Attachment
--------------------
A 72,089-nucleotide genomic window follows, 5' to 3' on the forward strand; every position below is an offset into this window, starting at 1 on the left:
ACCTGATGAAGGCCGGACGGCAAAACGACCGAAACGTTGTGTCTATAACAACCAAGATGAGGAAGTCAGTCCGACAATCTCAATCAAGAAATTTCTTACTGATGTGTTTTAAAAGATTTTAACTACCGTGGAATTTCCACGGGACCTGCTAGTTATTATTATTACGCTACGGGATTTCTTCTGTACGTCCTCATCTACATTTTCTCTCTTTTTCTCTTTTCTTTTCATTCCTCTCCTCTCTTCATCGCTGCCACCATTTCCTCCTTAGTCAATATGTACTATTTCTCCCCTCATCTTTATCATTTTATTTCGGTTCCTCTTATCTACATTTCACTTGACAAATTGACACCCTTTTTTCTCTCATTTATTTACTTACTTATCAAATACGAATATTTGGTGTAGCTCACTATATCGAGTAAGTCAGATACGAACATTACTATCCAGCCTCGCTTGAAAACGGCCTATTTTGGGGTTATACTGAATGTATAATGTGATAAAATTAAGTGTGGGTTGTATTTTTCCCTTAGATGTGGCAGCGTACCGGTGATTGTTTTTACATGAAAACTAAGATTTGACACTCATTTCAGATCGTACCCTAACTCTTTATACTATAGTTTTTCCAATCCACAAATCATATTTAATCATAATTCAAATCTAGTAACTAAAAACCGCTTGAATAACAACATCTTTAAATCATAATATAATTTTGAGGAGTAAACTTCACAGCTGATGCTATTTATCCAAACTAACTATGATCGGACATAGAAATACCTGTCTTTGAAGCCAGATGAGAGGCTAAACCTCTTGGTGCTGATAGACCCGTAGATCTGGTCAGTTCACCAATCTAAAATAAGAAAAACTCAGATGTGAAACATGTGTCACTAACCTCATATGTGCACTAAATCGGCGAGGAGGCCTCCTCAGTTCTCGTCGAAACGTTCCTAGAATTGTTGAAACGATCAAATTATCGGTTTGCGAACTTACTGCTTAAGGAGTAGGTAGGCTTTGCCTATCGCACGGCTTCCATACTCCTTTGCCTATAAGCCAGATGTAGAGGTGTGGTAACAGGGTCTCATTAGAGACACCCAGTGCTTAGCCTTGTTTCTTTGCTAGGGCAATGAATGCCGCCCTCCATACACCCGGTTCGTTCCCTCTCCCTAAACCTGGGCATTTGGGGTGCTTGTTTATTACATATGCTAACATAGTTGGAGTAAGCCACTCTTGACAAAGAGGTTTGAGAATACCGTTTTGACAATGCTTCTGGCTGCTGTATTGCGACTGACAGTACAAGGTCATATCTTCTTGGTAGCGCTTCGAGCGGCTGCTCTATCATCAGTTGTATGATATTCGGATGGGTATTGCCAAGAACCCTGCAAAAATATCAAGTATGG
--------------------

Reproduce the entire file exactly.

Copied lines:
A 72,089-nucleotide genomic window follows, 5' to 3' on the forward strand; every position below is an offset into this window, starting at 1 on the left:
ACCTGATGAAGGCCGGACGGCAAAACGACCGAAACGTTGTGTCTATAACAACCAAGATGAGGAAGTCAGTCCGACAATCTCAATCAAGAAATTTCTTACTGATGTGTTTTAAAAGATTTTAACTACCGTGGAATTTCCACGGGACCTGCTAGTTATTATTATTACGCTACGGGATTTCTTCTGTACGTCCTCATCTACATTTTCTCTCTTTTTCTCTTTTCTTTTCATTCCTCTCCTCTCTTCATCGCTGCCACCATTTCCTCCTTAGTCAATATGTACTATTTCTCCCCTCATCTTTATCATTTTATTTCGGTTCCTCTTATCTACATTTCACTTGACAAATTGACACCCTTTTTTCTCTCATTTATTTACTTACTTATCAAATACGAATATTTGGTGTAGCTCACTATATCGAGTAAGTCAGATACGAACATTACTATCCAGCCTCGCTTGAAAACGGCCTATTTTGGGGTTATACTGAATGTATAATGTGATAAAATTAAGTGTGGGTTGTATTTTTCCCTTAGATGTGGCAGCGTACCGGTGATTGTTTTTACATGAAAACTAAGATTTGACACTCATTTCAGATCGTACCCTAACTCTTTATACTATAGTTTTTCCAATCCACAAATCATATTTAATCATAATTCAAATCTAGTAACTAAAAACCGCTTGAATAACAACATCTTTAAATCATAATATAATTTTGAGGAGTAAACTTCACAGCTGATGCTATTTATCCAAACTAACTATGATCGGACATAGAAATACCTGTCTTTGAAGCCAGATGAGAGGCTAAACCTCTTGGTGCTGATAGACCCGTAGATCTGGTCAGTTCACCAATCTAAAATAAGAAAAACTCAGATGTGAAACATGTGTCACTAACCTCATATGTGCACTAAATCGGCGAGGAGGCCTCCTCAGTTCTCGTCGAAACGTTCCTAGAATTGTTGAAACGATCAAATTATCGGTTTGCGAACTTACTGCTTAAGGAGTAGGTAGGCTTTGCCTATCGCACGGCTTCCATACTCCTTTGCCTATAAGCCAGATGTAGAGGTGTGGTAACAGGGTCTCATTAGAGACACCCAGTGCTTAGCCTTGTTTCTTTGCTAGGGCAATGAATGCCGCCCTCCATACACCCGGTTCGTTCCCTCTCCCTAAACCTGGGCATTTGGGGTGCTTGTTTATTACATATGCTAACATAGTTGGAGTAAGCCACTCTTGACAAAGAGGTTTGAGAATACCGTTTTGACAATGCTTCTGGCTGCTGTATTGCGACTGACAGTACAAGGTCATATCTTCTTGGTAGCGCTTCGAGCGGCTGCTCTATCATCAGTTGTATGATATTCGGATGGGTATTGCCAAGAACCCTGCAAAAATATCAAGTATGG